The Global-scale Observations of the Limb and Disk (GOLD) mission, led by University of Central Florida (UCF) scientist Richard Eastes, is scheduled to launch in late 2017 from Florida. Earlier this month, the LASP-built instrument was shipped to Airbus Defence and Space in Toulouse, France, for integration on the SES-14 communications satellite, on which it will be launched into space.
“I am excited to see GOLD take the next critical step in its journey toward providing scientists around the world with an unprecedented view of the Earth’s upper atmosphere, which will advance research for understanding space weather,” said Eastes, who is based at the Florida Space Institute at UCF.
Space weather can adversely affect technology and human activity in space, from disrupting communications systems to exposing astronauts to serious health risks.
“Space weather affects the satellites that we depend on for things like GPS and satellite TV; it affects the satellites themselves, as well as the signals they transmit,” Eastes said. “What we learn from GOLD’s images will help us understand how space weather changes during geomagnetic storms and how to avoid the problems that they cause.”
Joyce King is the mission manager for GOLD at NASA’s Goddard Space Flight Center in Greenbelt, Md.
“GOLD is one of several missions that is managed by the Explorers Program for NASA’s Heliophysics Division,” King said. “As NASA explores farther and farther from home, sending astronauts and spacecraft to distant places, we need better situational awareness about the space we’re traveling through. NASA studies the space environment around the sun, around planets, far into the solar system — and around Earth. GOLD focuses on the part near Earth.”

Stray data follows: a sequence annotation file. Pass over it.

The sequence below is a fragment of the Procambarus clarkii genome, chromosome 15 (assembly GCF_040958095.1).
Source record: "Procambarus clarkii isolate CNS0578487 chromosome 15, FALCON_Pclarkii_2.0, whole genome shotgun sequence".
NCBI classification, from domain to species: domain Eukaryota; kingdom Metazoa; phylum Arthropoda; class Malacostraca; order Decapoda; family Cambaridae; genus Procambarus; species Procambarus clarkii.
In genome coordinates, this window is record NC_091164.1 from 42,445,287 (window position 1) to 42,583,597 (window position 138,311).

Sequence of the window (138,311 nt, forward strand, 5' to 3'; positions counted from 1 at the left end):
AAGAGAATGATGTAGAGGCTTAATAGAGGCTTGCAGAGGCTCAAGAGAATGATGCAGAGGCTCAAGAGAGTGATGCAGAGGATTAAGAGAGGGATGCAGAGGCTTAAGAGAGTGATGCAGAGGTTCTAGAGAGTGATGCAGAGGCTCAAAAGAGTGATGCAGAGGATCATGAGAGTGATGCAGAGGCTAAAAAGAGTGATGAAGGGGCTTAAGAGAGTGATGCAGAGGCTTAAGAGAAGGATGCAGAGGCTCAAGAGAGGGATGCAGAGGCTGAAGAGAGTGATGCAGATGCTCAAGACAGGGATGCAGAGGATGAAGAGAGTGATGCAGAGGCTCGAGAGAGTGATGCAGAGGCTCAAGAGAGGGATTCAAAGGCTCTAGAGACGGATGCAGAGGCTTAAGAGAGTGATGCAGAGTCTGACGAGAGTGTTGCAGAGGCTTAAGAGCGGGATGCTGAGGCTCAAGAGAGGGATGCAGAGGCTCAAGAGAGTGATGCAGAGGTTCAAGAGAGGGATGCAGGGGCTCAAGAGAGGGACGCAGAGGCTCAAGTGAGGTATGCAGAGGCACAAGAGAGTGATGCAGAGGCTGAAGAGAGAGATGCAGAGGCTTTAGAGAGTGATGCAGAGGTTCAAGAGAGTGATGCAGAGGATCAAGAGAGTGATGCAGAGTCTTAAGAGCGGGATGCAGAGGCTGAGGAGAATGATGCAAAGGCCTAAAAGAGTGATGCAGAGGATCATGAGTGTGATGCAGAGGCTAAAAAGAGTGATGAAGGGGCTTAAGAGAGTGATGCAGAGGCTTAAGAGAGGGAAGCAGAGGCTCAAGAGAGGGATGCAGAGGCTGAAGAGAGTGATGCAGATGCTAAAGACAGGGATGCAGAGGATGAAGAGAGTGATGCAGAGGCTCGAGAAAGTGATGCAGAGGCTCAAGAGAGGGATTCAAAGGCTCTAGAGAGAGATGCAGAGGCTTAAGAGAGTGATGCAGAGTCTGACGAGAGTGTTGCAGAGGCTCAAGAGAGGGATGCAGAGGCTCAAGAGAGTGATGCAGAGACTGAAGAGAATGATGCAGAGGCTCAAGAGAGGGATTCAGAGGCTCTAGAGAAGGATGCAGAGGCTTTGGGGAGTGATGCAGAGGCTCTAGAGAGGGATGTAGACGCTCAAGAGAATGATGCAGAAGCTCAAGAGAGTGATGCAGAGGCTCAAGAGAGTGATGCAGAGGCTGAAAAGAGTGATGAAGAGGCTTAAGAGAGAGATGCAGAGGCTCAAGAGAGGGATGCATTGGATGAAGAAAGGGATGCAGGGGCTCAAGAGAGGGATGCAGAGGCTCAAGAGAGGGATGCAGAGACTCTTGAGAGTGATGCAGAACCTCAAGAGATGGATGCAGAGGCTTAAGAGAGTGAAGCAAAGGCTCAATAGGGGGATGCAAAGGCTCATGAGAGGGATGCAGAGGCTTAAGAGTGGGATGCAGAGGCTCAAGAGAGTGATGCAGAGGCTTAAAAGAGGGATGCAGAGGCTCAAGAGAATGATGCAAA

LASP, which has a seventy-year long history of providing instruments for NASA missions, built the GOLD instrument in collaboration with UCF. While weather satellites view clouds from geostationary orbit (an altitude of approximately 22,370 miles), GOLD will view a higher region of Earth’s upper atmosphere known as the thermosphere. This is a region (extending from approximately 55 to 500 miles altitude) where most satellites fly and through which the signals from all satellites pass.
Bill McClintock is a planetary scientist at LASP and GOLD deputy principal investigator.
“Today, NASA studies the thermosphere using spacecraft that give scientists intermittent views of the thermosphere. From those spacecraft it takes a day or more to build a global-scale image,” said McClintock. “The communication satellite carrying GOLD will be in geostationary orbit, meaning it will be fixed at one location above the Earth’s surface. This orbit enables GOLD to view nearly an entire hemisphere all the time. If a geomagnetic storm dumps energy into the thermosphere, we can watch the global-scale response on timescales of hours, rather than days. It’s a whole new way of looking at the dynamic behavior of the thermosphere.”
GOLD is a pathfinder for NASA’s use of commercial spacecraft for science missions. UCF and LASP partnered with SES Government Solutions (SES GS), based in Reston, Va., to provide GOLD with its ride into geostationary orbit on the SES-14 satellite that is owned and operated by SES, the parent company of SES GS.
Todd Gossett is the SES GS project manager for hosting GOLD on the SES-14 satellite.
“SES is honored to be a contributing member of the GOLD team. NASA’s concept to have missions such as GOLD hosted on commercially owned and operated satellites is a definite win, for not only the American taxpayer, but also for the science community,” Gossett said.
Rory Barrett is an engineer at LASP and the project manager for GOLD.
“We have assembled a world-class team to execute the GOLD mission. LASP has built and delivered one of its best performing science instruments, ever,” said Barrett. “Our strong partnership with SES GS and Airbus will enable a low-cost GOLD mission.”
Other members of the GOLD team include scientists from the National Center for Atmospheric Research, the University of California at Berkeley, Computational Physics Inc., and the National Oceanic and Atmospheric Administration.